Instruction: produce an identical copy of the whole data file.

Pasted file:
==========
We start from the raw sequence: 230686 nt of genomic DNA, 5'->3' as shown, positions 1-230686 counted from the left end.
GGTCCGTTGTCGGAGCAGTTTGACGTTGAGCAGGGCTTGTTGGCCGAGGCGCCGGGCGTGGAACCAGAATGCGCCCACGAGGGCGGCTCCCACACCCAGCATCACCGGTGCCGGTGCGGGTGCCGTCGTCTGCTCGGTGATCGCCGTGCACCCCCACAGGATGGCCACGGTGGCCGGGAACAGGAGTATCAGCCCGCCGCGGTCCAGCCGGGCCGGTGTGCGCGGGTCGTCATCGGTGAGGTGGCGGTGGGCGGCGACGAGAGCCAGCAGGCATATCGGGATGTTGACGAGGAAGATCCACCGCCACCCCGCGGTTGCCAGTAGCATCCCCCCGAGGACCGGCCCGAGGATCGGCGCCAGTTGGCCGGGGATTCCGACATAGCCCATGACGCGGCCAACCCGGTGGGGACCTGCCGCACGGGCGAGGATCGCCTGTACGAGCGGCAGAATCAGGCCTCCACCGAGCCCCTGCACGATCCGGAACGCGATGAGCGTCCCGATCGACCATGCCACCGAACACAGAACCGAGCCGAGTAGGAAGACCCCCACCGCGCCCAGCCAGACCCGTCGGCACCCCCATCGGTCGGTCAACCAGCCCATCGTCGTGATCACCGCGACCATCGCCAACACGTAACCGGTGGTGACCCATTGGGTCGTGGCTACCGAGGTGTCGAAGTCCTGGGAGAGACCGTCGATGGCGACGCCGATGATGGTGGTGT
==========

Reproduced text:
We start from the raw sequence: 230686 nt of genomic DNA, 5'->3' as shown, positions 1-230686 counted from the left end.
GGTCCGTTGTCGGAGCAGTTTGACGTTGAGCAGGGCTTGTTGGCCGAGGCGCCGGGCGTGGAACCAGAATGCGCCCACGAGGGCGGCTCCCACACCCAGCATCACCGGTGCCGGTGCGGGTGCCGTCGTCTGCTCGGTGATCGCCGTGCACCCCCACAGGATGGCCACGGTGGCCGGGAACAGGAGTATCAGCCCGCCGCGGTCCAGCCGGGCCGGTGTGCGCGGGTCGTCATCGGTGAGGTGGCGGTGGGCGGCGACGAGAGCCAGCAGGCATATCGGGATGTTGACGAGGAAGATCCACCGCCACCCCGCGGTTGCCAGTAGCATCCCCCCGAGGACCGGCCCGAGGATCGGCGCCAGTTGGCCGGGGATTCCGACATAGCCCATGACGCGGCCAACCCGGTGGGGACCTGCCGCACGGGCGAGGATCGCCTGTACGAGCGGCAGAATCAGGCCTCCACCGAGCCCCTGCACGATCCGGAACGCGATGAGCGTCCCGATCGACCATGCCACCGAACACAGAACCGAGCCGAGTAGGAAGACCCCCACCGCGCCCAGCCAGACCCGTCGGCACCCCCATCGGTCGGTCAACCAGCCCATCGTCGTGATCACCGCGACCATCGCCAACACGTAACCGGTGGTGACCCATTGGGTCGTGGCTACCGAGGTGTCGAAGTCCTGGGAGAGACCGTCGATGGCGACGCCGATGATGGTGGTGT